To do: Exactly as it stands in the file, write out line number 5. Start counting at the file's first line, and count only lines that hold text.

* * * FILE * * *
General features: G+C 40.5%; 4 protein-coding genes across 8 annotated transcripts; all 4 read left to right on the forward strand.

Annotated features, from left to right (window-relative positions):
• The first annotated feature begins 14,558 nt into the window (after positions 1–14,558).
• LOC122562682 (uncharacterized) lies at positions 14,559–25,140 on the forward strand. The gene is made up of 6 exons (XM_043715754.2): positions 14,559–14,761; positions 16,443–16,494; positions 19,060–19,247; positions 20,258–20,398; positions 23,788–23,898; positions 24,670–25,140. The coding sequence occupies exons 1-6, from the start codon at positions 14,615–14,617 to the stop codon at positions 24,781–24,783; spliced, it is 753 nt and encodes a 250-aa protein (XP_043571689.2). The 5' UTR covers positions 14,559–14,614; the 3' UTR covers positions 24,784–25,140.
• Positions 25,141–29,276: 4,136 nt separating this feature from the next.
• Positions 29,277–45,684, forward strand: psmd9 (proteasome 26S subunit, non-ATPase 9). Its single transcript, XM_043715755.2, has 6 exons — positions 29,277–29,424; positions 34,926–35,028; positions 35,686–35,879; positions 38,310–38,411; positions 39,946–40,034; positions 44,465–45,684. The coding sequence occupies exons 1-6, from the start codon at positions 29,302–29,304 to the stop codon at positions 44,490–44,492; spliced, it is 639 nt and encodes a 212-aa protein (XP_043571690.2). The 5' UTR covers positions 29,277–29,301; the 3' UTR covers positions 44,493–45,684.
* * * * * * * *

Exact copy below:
• Positions 25,141–29,276: 4,136 nt separating this feature from the next.